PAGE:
It’s funny that the two Marvel heroes making the news are characters who don’t even have their own comic books at the moment. There’s been a lot of chatter about Ant-Man since Edgar Wright walked away from the project, with Marvel finally landing Peyton Reed (Bring It On) as director. But while that hunt was still on, Marvel announced director Scott Derrickson (Sinister) for Doctor Strange. On top of that, there’s the usual rumors and exclamations and fan wringing of hands, but we’re here to help you make sense of it all with a rundown of what’s true and what’s false.
Dr. Strange, an Englishman himself, would be best played by Tom Hardy or Benedict Cumberbatch.
FALSE! While I have no doubt that either of the rumored actors would do a great job, Dr. Stephen Strange isn’t from England. He’s from the East Coast. Americans have a tendency to want their wizards to come in one flavor – British – but Strange, according to Marvel’s wiki, was born in Philadelphia. It’s easy to reconcile when you consider author H.P. Lovecraft, whose stories of interdimensional ancient horrors inspired many a Dr. Strange comic book, was a New Englander through and through.
Scott Derrickson is an unexpected choice for Dr. Strange.
TRUE! But this may be because most of us haven’t seen Deliver Us from Evil yet. That film, slated for release on July 2, impressed its studio enough to move it from a winter 2015 release to a prime summer horror slot, which paid off for unexpected hits like The Conjuring. A look at Derrickson on Box Office Mojo also reveals a filmmaker who consistently makes hugely profitable movies (even perceived “bombs” like 2008’s The Day the Earth Stood Still grossed $ 233 million worldwide), so it’s in line with the types of “rising star” directors that Marvel has hired before.
As for the Dr. Strange character himself, Derrickson has already worked with visually representing spiritual planes within his films (Hellraiser: Inferno and The Exorcism of Emily Rose), but those feel fettered by budget and the needs of the story. We haven’t seen Derrickson cut loose on otherworldly spectacle like “easy” fan picks such as Guillermo del Toro, but Marvel’s just given him his chance to impress.
They should’ve killed plans for the Ant-Man movie when Edgar Wright split.
FALSE! Though a large portion of interest in Ant-Man from online film geeks was because Edgar Wright was attached, the worldwide general audience has no such allegiance to the filmmaker. Most people would be going to Ant-Man simply to see the latest Marvel superhero on film. Of course these films do as well as they do because of the skilled directors attached, but those directors are not the marketing’s selling point to see these movies (ask anyone on the street if they can name who directed The Winter Soldier).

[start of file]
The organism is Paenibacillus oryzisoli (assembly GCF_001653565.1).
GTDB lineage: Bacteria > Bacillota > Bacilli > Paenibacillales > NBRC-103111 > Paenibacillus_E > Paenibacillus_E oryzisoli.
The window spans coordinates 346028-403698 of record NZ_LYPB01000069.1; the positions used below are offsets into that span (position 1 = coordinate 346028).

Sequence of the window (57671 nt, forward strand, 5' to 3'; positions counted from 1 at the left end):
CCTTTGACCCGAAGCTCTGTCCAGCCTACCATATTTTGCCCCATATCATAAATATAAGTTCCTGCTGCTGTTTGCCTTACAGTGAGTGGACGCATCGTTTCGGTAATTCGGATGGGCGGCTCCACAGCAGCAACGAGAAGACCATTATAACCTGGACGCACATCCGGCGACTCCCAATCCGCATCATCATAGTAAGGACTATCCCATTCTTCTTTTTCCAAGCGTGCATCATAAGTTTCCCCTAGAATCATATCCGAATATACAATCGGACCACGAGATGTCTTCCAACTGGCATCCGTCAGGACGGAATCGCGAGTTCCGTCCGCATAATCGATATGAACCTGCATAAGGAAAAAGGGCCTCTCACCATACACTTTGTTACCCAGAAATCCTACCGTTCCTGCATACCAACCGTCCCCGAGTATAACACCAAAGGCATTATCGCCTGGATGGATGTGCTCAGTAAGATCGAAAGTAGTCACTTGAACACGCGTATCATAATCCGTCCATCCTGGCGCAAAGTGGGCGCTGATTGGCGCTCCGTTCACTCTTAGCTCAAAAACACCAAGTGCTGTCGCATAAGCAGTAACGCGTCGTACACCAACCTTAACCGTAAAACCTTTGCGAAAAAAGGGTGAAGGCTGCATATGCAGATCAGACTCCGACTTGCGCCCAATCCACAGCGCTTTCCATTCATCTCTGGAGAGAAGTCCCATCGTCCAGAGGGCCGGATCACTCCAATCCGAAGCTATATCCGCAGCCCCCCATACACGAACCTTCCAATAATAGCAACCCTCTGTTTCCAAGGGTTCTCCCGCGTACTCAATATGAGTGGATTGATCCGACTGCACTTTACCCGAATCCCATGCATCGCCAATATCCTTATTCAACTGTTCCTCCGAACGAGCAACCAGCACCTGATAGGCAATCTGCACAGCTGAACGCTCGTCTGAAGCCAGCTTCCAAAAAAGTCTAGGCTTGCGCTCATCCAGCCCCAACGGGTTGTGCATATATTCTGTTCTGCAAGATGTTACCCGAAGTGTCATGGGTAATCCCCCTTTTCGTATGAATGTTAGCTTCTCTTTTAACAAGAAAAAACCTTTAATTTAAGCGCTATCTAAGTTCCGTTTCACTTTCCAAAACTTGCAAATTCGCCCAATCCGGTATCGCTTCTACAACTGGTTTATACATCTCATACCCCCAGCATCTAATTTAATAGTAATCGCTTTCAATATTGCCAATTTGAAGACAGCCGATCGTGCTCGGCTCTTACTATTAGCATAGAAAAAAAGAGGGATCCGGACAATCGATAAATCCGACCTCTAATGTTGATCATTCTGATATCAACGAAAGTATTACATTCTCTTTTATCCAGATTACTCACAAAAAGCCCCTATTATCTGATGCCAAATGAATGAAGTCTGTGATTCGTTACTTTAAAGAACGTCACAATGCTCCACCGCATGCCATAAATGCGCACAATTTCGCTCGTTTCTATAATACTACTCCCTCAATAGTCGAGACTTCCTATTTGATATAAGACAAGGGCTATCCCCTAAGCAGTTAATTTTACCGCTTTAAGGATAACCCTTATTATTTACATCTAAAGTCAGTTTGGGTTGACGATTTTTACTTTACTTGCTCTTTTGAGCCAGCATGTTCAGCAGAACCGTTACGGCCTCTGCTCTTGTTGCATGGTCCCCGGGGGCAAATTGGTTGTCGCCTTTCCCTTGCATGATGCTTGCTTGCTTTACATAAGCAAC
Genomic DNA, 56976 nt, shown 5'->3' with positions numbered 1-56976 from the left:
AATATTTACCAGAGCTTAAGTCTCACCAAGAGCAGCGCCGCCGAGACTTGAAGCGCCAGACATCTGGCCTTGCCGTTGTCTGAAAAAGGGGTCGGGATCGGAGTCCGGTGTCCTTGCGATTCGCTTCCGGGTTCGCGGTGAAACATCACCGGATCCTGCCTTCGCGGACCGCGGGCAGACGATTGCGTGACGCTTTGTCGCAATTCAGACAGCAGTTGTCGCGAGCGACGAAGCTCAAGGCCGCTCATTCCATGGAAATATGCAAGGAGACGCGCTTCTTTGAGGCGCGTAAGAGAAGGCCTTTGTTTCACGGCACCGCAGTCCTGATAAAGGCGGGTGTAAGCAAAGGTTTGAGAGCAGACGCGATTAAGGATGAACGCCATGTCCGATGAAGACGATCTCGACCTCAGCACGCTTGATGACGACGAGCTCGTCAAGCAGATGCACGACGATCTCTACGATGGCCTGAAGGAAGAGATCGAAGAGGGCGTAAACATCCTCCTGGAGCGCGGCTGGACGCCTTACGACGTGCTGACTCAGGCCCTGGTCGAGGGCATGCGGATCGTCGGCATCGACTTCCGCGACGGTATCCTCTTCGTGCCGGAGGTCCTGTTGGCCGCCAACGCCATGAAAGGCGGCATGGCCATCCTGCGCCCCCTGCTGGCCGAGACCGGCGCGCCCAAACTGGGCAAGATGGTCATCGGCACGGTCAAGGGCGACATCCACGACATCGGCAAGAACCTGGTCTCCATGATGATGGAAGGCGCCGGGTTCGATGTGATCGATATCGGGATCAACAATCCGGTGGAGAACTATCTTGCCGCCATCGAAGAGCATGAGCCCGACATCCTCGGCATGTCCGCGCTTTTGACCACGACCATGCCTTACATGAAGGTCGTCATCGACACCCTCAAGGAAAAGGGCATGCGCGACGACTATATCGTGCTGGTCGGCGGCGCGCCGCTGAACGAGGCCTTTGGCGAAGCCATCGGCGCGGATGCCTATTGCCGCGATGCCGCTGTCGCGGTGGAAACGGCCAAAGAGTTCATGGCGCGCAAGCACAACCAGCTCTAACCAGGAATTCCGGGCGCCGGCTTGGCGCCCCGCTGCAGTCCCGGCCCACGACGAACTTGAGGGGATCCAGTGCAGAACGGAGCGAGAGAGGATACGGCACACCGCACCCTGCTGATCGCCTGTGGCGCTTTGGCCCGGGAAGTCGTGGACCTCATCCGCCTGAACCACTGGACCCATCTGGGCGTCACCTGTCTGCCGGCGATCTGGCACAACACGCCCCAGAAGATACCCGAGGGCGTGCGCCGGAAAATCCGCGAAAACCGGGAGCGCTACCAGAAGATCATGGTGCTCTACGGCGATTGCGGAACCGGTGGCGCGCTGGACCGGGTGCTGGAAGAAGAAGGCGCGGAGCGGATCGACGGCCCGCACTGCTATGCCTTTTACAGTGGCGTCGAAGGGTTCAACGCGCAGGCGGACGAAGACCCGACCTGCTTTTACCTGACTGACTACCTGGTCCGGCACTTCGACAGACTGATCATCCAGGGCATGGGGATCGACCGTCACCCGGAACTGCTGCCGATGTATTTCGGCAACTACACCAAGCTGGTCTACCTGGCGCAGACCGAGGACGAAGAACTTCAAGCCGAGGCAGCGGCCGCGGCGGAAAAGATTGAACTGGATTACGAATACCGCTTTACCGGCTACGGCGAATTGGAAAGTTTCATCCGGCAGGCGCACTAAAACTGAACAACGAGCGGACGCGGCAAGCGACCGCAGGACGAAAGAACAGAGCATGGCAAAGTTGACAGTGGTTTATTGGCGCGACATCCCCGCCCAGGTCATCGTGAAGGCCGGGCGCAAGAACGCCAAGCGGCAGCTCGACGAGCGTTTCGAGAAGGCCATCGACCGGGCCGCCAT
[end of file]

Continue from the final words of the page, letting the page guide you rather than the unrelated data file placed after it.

We are also at a point where these films are meticulously planned and scheduled to be part of a product rollout. Ant-Man will have connective tissue to films before it and films after it, and it sits in a slot to make Disney shareholders and Ant-Man licensees happy. It can’t be shelved just because Edgar Wright left; the machinery isn’t just in place – it’s moving. We may have been robbed of his unique vision for the film, but Ant-Man lived before Wright and will live long after him.
There are no good Ant-Man comics.
False! There’s not a ton of stuff if you’re looking for stories focusing on just Ant-Man (though original Ant-Man Hank Pym has been integral in many classic Avengers tales), but it’s out there. You just have to look a little harder. I’d point you toward Avengers: Mythos which has a great modern updated origin story for Ant-Man (as well as the new characters being added to Avengers: Age of Ultron – Vision, Scarlet Witch and Quicksilver). Ant-Man Season One is a good primer on Hank Pym’s start as well.
In the film, Pym will be played by Michael Douglas, with Paul Rudd as the second Ant-Man Scott Lang. You can read Lang’s first appearance in Marvel Premiere #47, but the price on that issue continues to climb as anticipation builds for the movie. For more of Lang, try Matt Fraction and Mike Allred’s recent run of FF, chronicling the Fantastic Four’s Future Foundation school under the care of Scott Lang.
Disconnected somewhat from the films is The Irredeemable Ant-Man from The Walking Dead creator Robert Kirkman and artist Phil Hester. It follows an unscrupulous S.H.I.E.L.D. agent named Eric O’Grady who appropriates Pym’s technology to become a completely self-serving superhero. It’s a funny series and one that most likely signifies the kind of tone Marvel wants to bring to the movie.
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